Organization-Led Migration, Individual Choice, and Refugee Resettlement in the U.S.: Seeking Regularities

By Forrest, Tamar Mott; Brown, Lawrence A. | The Geographical Review, January 2014 | Go to article overview

Organization-Led Migration, Individual Choice, and Refugee Resettlement in the U.S.: Seeking Regularities


Forrest, Tamar Mott, Brown, Lawrence A., The Geographical Review


A primary goal of migration research has been to identify basic forces that underlie its initiation, directionality, volume, and the like, often seeking generalizable constructs or conceptual frameworks. At the heart of this is the understanding that migration represents individual decisions that reflect differences in place utility (indicated, for example, by wages, employment opportunities, housing, and lifestyle amenities), and information/knowledge concerning such differentials. Although refined in a variety of ways, the basic framework is longstanding, being rooted in studies such as Ernest Ravenstein (1885, 1889) and neoclassical economics (Sjaastad 1962). Related to this concern is the aggregate effect of migration on areas, regions, nations, and the like, partly under the assumption that it relates to spatial equilibrium (Plane 1980; Cushing and Poot 2004; Partridge and others 2012). Embedded within these frameworks, but especially relevant here, is the migration-chain concept whereby current migrants settle in or near places where their predecessors already reside, following the paths of relatives, acquaintances, and community members who migrated earlier, and who are the primary source of information to facilitate settlement (Hagerstrand 1957). More generally, Douglas Massey discusses these chains in terms of social-capital theory, defining them as a network of social ties that link potential migrants to people and institutions in receiving communities, with an associated decline in both risk and cost (Massey and Espana 1987; Massey 1990; Massey and others 1993).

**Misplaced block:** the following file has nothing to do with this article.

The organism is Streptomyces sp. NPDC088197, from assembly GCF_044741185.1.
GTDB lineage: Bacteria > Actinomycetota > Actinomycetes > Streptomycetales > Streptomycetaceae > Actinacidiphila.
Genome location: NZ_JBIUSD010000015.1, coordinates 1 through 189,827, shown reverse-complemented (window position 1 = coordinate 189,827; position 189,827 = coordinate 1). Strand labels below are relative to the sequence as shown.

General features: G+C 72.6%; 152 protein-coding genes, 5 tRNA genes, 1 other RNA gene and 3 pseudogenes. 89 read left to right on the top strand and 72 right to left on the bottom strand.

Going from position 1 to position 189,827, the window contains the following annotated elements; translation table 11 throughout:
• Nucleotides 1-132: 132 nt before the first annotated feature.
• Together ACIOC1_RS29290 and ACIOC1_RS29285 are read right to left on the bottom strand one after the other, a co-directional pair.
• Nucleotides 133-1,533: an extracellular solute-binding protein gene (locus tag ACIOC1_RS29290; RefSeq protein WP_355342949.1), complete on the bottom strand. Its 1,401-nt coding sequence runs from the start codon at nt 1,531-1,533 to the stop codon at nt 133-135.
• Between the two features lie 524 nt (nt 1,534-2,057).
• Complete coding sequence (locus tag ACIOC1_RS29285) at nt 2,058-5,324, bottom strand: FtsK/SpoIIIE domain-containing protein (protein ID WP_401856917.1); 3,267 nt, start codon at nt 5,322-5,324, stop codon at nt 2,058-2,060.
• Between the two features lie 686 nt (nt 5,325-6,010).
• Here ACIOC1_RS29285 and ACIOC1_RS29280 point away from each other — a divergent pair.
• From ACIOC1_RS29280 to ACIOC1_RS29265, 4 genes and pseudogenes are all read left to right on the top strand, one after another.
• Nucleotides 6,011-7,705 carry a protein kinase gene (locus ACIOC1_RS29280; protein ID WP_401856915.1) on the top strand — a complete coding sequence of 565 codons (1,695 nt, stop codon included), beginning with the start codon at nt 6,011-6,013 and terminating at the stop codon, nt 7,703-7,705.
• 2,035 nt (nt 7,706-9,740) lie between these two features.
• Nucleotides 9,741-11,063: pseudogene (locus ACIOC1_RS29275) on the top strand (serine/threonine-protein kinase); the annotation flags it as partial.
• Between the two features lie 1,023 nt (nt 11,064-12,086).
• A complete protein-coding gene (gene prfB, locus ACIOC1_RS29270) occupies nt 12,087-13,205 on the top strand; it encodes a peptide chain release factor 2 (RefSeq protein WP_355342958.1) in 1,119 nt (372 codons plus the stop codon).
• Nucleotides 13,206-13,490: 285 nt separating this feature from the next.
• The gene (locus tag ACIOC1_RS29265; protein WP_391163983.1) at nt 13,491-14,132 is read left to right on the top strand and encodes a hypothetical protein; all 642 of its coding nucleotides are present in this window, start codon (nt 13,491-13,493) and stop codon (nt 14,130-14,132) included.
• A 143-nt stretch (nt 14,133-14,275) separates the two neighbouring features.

Underlying this system is a collage of intermediaries who shape the aforementioned factors. In this vein, and apocryphally, John Friedmann and Richard Wulff note that "migration to cities reflects merely a demographic adjustment to changes in the spatial structure of economic and social opportunities ... the exercise of power, capital movements, and innovation diffusion ... a derived phenomenon, a symptom ... and not the thing itself' (1976, 26). Hence, classic approaches that highlight wage/job-opportunity differentials and information flows simply recognize the materialization of institutional, government, and/or business decisions regarding where to locate, what to locate, and under what circumstances. Such intermediaries have received a good deal of attention, but primarily those operating in the economic realm, for example, the Fordism/ Post-Fordism debate, as in the Great U-Turn (Bluestone and Harrison 1988), and Allen Scott's (2011) recent treatise on the rise of cognitive-cultural or technology-intensive capitalism.

Other types of intermediaries have been given scant attention, even though they play a major role in population shifts today. Further, whereas entities highlighted in earlier research only have indirect impacts, such as wage differentials, today's intermediary actors actually move masses of people from one location to another. Purposes include populating the destination, providing labor, resettling refugees, and providing asylum. Such actors play an increasingly important role in the geography of migration and, ultimately, the spatial distribution of population and its components. Accordingly, general constructs pertaining to migration and/or research approaches need to incorporate the role of intermediaries and their complementarity with prevailing paradigms that emphasize individual and/or household choice. In this regard, our purpose is not to articulate a framework so much as to illustrate the need for such an endeavor.

THE CONTEXT AND RESEARCH OUTLINE

Prior to World War II, intermediaries left a relatively small, but continuous, footprint on the United States. Obvious examples include the slave trade and labor-procurement agents or agencies orchestrating Chinese and Japanese migration to the West Coast for railroad construction and mining (Dinnerstein and Reimers 1999). Filipinos were directed to Hawaii and California for sugar cultivation, while San Francisco and Seattle emerged as regional centers where immigrants provided essential labor for agribusiness (Fujita-Rony 2003). …

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